The plaintiffs brought this action seeking injunctive relief to restrain the defendant town of Fairfield and its zoning enforcement officer from interfering with the continued operation of the plaintiffs' dairy business.
The Wade family
At some point prior to 1963 Wade's Dairy began processing fruit flavored drinks on the subject property. In September of 1975 the defendant zoning enforcement officer issued a cease and desist order based upon a determination that the processing of fruit flavored drinks was a nonpermitted use and an enlargement of the permitted nonconforming use of processing and distributing dairy products.
In December of 1975 the plaintiffs filed an application for a variance with the zoning board of appeals
In November of 1977, the trial court dismissed the plaintiffs' appeals in both actions on the ground that the zoning board of appeals had not acted "illegally or arbitrarily or in abuse of the discretion vested in it" in not reversing or modifying the cease and desist order and in not granting an extension or enlargement of a nonconforming use on the subject property. The plaintiffs' petitions for certification for appeal were subsequently denied by this court. Wade's Dairy, Inc. v. Zoning Board of Appeals, 175 Conn. 757, 386 A.2d 263 (1978).
The doctrine of res judicata holds that an existing final judgment rendered upon the merits without fraud or collusion, by a court of competent jurisdiction, is conclusive of causes of action and of facts or issues thereby litigated as to the parties and their privies in all other actions in the same or any other judicial tribunal of concurrent jurisdiction.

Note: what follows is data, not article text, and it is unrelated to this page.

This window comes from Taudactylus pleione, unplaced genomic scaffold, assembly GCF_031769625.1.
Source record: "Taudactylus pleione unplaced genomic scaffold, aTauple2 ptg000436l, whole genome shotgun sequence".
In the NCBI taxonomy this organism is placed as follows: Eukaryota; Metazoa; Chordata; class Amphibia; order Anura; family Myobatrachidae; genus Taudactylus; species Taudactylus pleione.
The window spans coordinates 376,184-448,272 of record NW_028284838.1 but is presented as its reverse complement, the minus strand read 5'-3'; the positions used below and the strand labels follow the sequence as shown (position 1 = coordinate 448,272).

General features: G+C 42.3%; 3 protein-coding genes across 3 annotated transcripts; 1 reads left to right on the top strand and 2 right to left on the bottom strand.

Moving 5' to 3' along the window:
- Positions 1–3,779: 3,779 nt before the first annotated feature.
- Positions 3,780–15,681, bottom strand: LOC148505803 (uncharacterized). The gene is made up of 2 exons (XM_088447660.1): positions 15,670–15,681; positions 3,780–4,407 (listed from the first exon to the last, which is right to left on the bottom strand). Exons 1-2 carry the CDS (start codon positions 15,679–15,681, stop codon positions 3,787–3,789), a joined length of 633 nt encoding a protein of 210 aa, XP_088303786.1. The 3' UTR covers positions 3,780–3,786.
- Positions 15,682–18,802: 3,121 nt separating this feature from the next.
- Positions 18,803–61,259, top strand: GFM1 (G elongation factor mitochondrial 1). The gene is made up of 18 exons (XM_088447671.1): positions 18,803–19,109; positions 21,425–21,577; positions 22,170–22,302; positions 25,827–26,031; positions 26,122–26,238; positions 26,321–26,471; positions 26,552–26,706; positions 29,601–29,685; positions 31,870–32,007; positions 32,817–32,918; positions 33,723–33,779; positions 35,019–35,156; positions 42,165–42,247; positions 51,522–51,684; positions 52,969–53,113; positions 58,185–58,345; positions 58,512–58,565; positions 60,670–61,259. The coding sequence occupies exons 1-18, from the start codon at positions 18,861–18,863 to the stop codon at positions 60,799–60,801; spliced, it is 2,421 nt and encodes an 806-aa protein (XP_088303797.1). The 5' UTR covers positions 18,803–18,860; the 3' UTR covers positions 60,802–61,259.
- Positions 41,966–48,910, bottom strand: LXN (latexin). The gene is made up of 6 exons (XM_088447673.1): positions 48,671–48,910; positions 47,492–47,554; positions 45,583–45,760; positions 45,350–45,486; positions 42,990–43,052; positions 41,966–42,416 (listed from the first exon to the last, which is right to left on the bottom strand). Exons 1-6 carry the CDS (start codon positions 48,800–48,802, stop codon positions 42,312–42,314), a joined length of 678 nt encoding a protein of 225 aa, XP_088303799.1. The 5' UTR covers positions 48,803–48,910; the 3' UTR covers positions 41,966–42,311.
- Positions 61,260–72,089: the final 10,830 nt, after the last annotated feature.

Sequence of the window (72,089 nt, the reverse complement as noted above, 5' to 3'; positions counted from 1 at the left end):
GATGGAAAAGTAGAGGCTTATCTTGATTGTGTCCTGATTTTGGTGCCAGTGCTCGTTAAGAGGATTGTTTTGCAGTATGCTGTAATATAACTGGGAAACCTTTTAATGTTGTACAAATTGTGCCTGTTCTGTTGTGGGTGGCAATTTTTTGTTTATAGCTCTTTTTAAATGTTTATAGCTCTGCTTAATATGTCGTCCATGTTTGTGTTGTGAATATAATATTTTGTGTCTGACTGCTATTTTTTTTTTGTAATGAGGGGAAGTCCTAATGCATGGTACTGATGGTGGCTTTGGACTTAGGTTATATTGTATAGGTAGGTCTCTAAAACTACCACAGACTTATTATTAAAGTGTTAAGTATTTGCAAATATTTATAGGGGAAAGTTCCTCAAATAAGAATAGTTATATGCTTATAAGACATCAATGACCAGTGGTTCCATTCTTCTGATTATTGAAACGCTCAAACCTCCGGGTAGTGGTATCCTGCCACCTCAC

The doctrine of res judicata applies to a judgment at law even though the subsequent action is one in equity. Bill v. Gattavara, 34 Wn.2d 645, 650, 209 P.2d 457 (1949); 46 Am. Jur. 2d, Judgments § 469, p. 635. Although the methods of presenting and determining controversies and facts on which they arise may differ in equity and at law, so long as the identity of the controversy can be discerned, the adjudication in one court is conclusive on the other. Thus, it is generally held that a matter which is available as a defense to an action at law becomes res judicata by the judgment rendered therein, and may not be made the predicate of equitable relief. Indeed, it is not the form a ruling assumes, nor how induced, but the substance that lays the cornerstone for res judicata. Sibold v. Sibold, 217 Or. 27, 32, 340 P.2d 974 (1959); 46 Am. Jur. 2d, Judgments § 457, p. 627.
A cause of action is that single group of facts which is claimed to have brought about an unlawful injury to the plaintiff and which entitles the plaintiff to relief. Veits v. Hartford, 134 Conn. 428, 434, 58 A.2d 389 (1948). Even though a single group of facts may give rise to rights for several different kinds of relief, it is still a single cause of action. Bridgeport Hydraulic Co. v. Pearson, supra, 198.
The cause of action that the plaintiffs are asserting is the same as that upon which they relied in their appeal from the zoning board of appeals' refusal to modify the cease and desist order and in their appeal from the zoning board of appeals'
The fact that the town of Fairfield and the zoning enforcement officer, the defendants in this action, were not named in the two previous actions does not preclude the application of the doctrine of res judicata inasmuch as the zoning board of appeals was clearly created to carry out the mandates of the town as they pertain to zoning matters. See General Statutes §§ 8-1 through 8-13a.
Since they represent not their own rights but the rights of the municipality the agents of the same municipal corporation are in privity with each other and with the municipality. When a judgment is rendered against an officer of a municipal corporation who sues or is sued in his official capacity, the judgment is binding upon the corporation, and upon other officers of the same municipal corporation who represent the same interest. McKinney v. East St. Louis, 39 Ill.App.2d 137, 188 N.E.2d 341 (1963); 56 Am. Jur. 2d, Municipal Corporations § 874, p. 852.
We therefore conclude that the plaintiffs' action for an injunction is barred by the doctrine of res judicata.
There is no error.
In this opinion the other judges concurred.